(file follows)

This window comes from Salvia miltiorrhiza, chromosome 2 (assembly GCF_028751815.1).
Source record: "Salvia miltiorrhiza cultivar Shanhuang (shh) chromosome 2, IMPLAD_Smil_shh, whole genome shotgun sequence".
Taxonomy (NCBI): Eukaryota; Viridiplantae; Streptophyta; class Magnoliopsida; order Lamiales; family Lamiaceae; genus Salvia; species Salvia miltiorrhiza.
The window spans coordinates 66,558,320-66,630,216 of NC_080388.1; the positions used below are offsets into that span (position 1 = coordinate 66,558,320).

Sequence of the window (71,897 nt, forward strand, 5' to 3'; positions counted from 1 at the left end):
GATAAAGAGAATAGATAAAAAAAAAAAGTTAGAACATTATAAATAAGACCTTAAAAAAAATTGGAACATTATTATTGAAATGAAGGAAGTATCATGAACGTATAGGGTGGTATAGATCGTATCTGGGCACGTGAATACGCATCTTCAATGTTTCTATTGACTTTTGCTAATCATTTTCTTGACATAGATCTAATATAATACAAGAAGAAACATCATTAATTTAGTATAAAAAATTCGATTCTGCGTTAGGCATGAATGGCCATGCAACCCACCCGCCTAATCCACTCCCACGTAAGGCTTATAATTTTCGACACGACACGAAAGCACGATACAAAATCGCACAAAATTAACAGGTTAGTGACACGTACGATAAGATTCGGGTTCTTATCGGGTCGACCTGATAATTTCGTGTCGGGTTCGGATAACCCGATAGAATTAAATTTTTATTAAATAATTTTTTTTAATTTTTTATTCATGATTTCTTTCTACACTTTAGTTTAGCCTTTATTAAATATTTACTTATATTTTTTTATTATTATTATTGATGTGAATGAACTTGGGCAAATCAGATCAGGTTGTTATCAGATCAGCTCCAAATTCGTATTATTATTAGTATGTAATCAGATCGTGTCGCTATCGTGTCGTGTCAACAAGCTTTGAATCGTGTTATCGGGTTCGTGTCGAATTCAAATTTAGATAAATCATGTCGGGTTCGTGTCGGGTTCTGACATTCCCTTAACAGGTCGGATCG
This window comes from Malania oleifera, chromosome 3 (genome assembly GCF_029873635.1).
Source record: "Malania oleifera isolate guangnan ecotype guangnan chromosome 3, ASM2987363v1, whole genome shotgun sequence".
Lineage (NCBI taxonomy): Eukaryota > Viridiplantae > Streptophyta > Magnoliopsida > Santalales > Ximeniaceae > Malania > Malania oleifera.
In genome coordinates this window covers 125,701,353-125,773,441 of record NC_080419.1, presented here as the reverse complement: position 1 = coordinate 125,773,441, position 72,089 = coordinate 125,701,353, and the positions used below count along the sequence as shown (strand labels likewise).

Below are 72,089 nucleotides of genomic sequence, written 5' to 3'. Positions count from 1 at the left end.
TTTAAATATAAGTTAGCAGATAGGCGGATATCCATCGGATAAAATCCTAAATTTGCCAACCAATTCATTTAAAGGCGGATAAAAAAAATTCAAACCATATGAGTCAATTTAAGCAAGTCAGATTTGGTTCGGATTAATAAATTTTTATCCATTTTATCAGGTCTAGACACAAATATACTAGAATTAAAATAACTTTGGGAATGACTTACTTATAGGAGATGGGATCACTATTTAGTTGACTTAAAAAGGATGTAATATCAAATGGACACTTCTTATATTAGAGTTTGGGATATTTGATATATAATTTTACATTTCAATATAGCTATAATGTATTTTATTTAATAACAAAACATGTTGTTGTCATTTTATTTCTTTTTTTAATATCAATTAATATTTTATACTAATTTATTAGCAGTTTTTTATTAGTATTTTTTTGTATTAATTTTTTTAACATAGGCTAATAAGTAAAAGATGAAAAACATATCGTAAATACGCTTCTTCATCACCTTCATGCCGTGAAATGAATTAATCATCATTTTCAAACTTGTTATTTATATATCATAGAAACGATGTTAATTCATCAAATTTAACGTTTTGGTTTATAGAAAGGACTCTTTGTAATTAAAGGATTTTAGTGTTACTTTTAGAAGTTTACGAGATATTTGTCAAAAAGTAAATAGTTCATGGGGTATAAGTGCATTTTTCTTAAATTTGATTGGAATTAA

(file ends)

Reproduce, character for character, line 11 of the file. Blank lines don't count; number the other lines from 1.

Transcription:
Below are 72,089 nucleotides of genomic sequence, written 5' to 3'. Positions count from 1 at the left end.